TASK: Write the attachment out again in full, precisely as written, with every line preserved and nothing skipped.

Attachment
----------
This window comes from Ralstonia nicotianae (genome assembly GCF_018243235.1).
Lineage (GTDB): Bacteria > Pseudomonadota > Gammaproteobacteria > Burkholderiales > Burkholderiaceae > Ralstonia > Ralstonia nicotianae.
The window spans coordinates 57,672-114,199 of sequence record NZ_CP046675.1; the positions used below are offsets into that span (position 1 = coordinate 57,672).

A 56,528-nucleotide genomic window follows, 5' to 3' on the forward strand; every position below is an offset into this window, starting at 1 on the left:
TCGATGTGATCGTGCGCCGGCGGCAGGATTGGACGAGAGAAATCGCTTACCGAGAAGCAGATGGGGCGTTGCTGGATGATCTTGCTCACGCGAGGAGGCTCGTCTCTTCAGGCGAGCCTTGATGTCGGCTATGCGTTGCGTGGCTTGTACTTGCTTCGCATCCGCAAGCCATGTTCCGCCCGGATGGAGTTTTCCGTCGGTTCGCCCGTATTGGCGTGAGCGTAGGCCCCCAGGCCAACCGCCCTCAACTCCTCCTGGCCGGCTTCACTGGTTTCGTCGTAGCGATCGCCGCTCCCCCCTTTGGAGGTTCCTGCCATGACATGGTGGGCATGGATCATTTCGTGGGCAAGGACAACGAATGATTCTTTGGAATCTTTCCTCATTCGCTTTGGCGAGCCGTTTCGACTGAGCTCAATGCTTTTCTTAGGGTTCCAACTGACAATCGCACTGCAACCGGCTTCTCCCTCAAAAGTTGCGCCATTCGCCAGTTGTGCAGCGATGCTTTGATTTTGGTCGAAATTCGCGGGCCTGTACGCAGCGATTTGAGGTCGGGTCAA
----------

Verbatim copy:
This window comes from Ralstonia nicotianae (genome assembly GCF_018243235.1).
Lineage (GTDB): Bacteria > Pseudomonadota > Gammaproteobacteria > Burkholderiales > Burkholderiaceae > Ralstonia > Ralstonia nicotianae.
The window spans coordinates 57,672-114,199 of sequence record NZ_CP046675.1; the positions used below are offsets into that span (position 1 = coordinate 57,672).

A 56,528-nucleotide genomic window follows, 5' to 3' on the forward strand; every position below is an offset into this window, starting at 1 on the left:
TCGATGTGATCGTGCGCCGGCGGCAGGATTGGACGAGAGAAATCGCTTACCGAGAAGCAGATGGGGCGTTGCTGGATGATCTTGCTCACGCGAGGAGGCTCGTCTCTTCAGGCGAGCCTTGATGTCGGCTATGCGTTGCGTGGCTTGTACTTGCTTCGCATCCGCAAGCCATGTTCCGCCCGGATGGAGTTTTCCGTCGGTTCGCCCGTATTGGCGTGAGCGTAGGCCCCCAGGCCAACCGCCCTCAACTCCTCCTGGCCGGCTTCACTGGTTTCGTCGTAGCGATCGCCGCTCCCCCCTTTGGAGGTTCCTGCCATGACATGGTGGGCATGGATCATTTCGTGGGCAAGGACAACGAATGATTCTTTGGAATCTTTCCTCATTCGCTTTGGCGAGCCGTTTCGACTGAGCTCAATGCTTTTCTTAGGGTTCCAACTGACAATCGCACTGCAACCGGCTTCTCCCTCAAAAGTTGCGCCATTCGCCAGTTGTGCAGCGATGCTTTGATTTTGGTCGAAATTCGCGGGCCTGTACGCAGCGATTTGAGGTCGGGTCAA